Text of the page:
A client and I were catching up after a session. She is by all accounts exceedingly successful professionally, incredibly likable and a joy to have in Strength In Numbers. She repeated the advice she gives her mentees. “The key to success is to work really, really hard. And, then, keep working hard.”
I have two things to say about that.
1. She’s right.
2. “Really, really hard” does not necessarily mean being married to the same plan forever.
Let me explain.
In terms of healthy living, some grab onto one idea with a vengence (e.g. a non-runner training to run a marathon, an extreme diet plan for 30 days, or a 6 workout per week schedule after being sedentary) and not let go until something breaks (schedule, body, will power.) It is true that all of those things are hard. But, that is not the kind of really, really hard work that necessarily pays off when we are talking about healthy living success. The really, really hard work are things like adapting moderate daily habits, acknowledging where you might be kidding yourself and taking the time to define success for yourself.
That kind of work is tough, “really, really hard” even. But, in the game of healthy living success, totally worth it.
Want more inspiration on grit? Watch this…https://www.ted.com/talks/angela_lee_duckworth_the_key_to_success_grit
A client has declared war.
Not as a political activist of angry consumer, as a woman holding to her faith in her ability to beat a deadly disease.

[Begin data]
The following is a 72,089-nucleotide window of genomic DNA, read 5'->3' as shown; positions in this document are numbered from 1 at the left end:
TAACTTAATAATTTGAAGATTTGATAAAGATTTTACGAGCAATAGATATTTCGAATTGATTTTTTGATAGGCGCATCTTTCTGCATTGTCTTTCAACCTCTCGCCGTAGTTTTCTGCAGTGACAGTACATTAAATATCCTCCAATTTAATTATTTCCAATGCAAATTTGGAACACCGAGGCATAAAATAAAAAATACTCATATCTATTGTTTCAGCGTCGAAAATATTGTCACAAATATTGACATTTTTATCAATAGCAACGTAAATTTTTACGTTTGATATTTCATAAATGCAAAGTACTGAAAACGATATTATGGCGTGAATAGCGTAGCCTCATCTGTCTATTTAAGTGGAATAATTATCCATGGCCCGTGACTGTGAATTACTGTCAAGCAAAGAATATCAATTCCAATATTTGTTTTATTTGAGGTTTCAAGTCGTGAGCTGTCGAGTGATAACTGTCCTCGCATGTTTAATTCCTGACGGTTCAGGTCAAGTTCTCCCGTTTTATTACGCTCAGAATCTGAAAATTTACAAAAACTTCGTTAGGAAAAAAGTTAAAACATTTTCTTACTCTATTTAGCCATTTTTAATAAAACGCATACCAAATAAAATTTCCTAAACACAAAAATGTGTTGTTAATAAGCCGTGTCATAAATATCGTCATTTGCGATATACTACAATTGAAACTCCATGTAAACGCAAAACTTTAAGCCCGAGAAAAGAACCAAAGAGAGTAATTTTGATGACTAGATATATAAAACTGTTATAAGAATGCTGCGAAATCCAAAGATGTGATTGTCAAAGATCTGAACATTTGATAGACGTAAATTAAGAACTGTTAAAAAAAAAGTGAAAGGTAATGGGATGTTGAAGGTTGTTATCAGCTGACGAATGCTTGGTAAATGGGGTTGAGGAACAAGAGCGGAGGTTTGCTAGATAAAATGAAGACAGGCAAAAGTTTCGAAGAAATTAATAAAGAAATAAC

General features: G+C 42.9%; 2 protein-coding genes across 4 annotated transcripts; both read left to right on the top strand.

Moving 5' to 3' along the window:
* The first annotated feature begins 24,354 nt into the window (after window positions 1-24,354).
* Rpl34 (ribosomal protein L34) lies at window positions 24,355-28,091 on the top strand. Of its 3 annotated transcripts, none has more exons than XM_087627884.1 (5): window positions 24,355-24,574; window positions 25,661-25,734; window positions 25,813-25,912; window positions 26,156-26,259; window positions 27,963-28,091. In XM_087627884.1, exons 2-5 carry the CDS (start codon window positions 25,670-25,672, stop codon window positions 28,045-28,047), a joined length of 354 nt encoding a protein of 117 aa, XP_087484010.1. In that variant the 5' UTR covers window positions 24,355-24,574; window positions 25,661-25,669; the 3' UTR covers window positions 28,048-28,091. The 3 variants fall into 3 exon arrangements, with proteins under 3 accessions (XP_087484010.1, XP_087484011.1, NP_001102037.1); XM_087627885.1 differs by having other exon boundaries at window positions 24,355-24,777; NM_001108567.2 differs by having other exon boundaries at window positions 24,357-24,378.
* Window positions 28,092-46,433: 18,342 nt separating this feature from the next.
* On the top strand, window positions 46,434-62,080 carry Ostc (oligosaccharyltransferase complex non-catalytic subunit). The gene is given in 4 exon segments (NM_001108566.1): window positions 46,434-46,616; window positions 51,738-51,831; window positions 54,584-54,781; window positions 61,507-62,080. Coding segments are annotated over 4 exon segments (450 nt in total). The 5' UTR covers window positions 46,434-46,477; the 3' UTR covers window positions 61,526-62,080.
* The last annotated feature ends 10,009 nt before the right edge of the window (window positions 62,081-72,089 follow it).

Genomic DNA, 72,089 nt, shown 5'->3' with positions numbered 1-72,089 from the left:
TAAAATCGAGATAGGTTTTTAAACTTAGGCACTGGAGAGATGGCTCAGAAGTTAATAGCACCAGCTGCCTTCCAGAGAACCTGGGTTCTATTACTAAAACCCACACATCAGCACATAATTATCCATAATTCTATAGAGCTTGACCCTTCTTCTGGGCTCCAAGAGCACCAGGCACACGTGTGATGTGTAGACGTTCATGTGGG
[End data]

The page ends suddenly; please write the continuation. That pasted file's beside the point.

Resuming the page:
Recent visits to her doctors indicate she is hurtling toward a diabetes diagnosis. As a physician’s daughter, she is well versed in the overwhelming implications of this disease. By my account, she was, at first, shocked and understandably upset. Having to face something so life altering is never a mountain any of us would chose to climb. And then, there was a change. A powerful shift. She decided to fight. She threw out old habits and rationalizations and started embracing the advice of experts that believed she could dodge this diagnosis.
And, we’re seeing progress. I am elated to announce that she had dropped her BMI (body mass index). Her internist is thoroughly impressed. So often we turn to a pill to solve our health problems with out first making a concerted effort to address our lifestyle. I am so very proud of this woman and hope her fight and one battle won might encourage you to wage your own war and win.
I love talking about fitness solutions for women so it was a joy to be interviewed by Oprah.com Health Editor, Emma Haak. We talked tricks and tips and actually stumbled upon a few ideas for another article. (Fingers crossed.)
It’s an honor to be included on such a popular site along such reputable trainers.
I hope you’ll smile at my advice and share or like.